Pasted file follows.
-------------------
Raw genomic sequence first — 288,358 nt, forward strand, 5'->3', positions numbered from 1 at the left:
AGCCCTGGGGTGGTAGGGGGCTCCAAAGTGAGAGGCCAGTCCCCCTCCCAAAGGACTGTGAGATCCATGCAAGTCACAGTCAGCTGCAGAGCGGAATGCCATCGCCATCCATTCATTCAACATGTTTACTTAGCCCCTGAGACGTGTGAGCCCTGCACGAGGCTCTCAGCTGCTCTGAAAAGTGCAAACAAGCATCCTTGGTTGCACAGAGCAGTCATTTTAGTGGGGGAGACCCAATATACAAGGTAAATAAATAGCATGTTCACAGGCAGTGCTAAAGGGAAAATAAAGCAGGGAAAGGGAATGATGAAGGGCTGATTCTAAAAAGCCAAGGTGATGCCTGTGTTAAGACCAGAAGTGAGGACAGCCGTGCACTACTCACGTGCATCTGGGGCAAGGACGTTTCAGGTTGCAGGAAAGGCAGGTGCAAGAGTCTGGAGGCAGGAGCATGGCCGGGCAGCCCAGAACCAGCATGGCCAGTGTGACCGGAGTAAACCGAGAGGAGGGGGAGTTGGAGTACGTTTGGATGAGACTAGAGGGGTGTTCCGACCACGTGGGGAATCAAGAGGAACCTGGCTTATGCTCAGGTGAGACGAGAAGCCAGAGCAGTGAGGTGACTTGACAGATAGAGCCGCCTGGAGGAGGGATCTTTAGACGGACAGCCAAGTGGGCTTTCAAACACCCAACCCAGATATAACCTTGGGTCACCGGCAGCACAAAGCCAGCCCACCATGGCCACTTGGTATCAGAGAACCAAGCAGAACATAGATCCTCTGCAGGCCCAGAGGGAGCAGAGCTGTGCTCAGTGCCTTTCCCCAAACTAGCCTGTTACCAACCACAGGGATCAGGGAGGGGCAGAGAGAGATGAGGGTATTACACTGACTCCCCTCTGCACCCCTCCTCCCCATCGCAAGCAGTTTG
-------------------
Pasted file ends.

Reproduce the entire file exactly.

Raw genomic sequence first — 288,358 nt, forward strand, 5'->3', positions numbered from 1 at the left:
AGCCCTGGGGTGGTAGGGGGCTCCAAAGTGAGAGGCCAGTCCCCCTCCCAAAGGACTGTGAGATCCATGCAAGTCACAGTCAGCTGCAGAGCGGAATGCCATCGCCATCCATTCATTCAACATGTTTACTTAGCCCCTGAGACGTGTGAGCCCTGCACGAGGCTCTCAGCTGCTCTGAAAAGTGCAAACAAGCATCCTTGGTTGCACAGAGCAGTCATTTTAGTGGGGGAGACCCAATATACAAGGTAAATAAATAGCATGTTCACAGGCAGTGCTAAAGGGAAAATAAAGCAGGGAAAGGGAATGATGAAGGGCTGATTCTAAAAAGCCAAGGTGATGCCTGTGTTAAGACCAGAAGTGAGGACAGCCGTGCACTACTCACGTGCATCTGGGGCAAGGACGTTTCAGGTTGCAGGAAAGGCAGGTGCAAGAGTCTGGAGGCAGGAGCATGGCCGGGCAGCCCAGAACCAGCATGGCCAGTGTGACCGGAGTAAACCGAGAGGAGGGGGAGTTGGAGTACGTTTGGATGAGACTAGAGGGGTGTTCCGACCACGTGGGGAATCAAGAGGAACCTGGCTTATGCTCAGGTGAGACGAGAAGCCAGAGCAGTGAGGTGACTTGACAGATAGAGCCGCCTGGAGGAGGGATCTTTAGACGGACAGCCAAGTGGGCTTTCAAACACCCAACCCAGATATAACCTTGGGTCACCGGCAGCACAAAGCCAGCCCACCATGGCCACTTGGTATCAGAGAACCAAGCAGAACATAGATCCTCTGCAGGCCCAGAGGGAGCAGAGCTGTGCTCAGTGCCTTTCCCCAAACTAGCCTGTTACCAACCACAGGGATCAGGGAGGGGCAGAGAGAGATGAGGGTATTACACTGACTCCCCTCTGCACCCCTCCTCCCCATCGCAAGCAGTTTG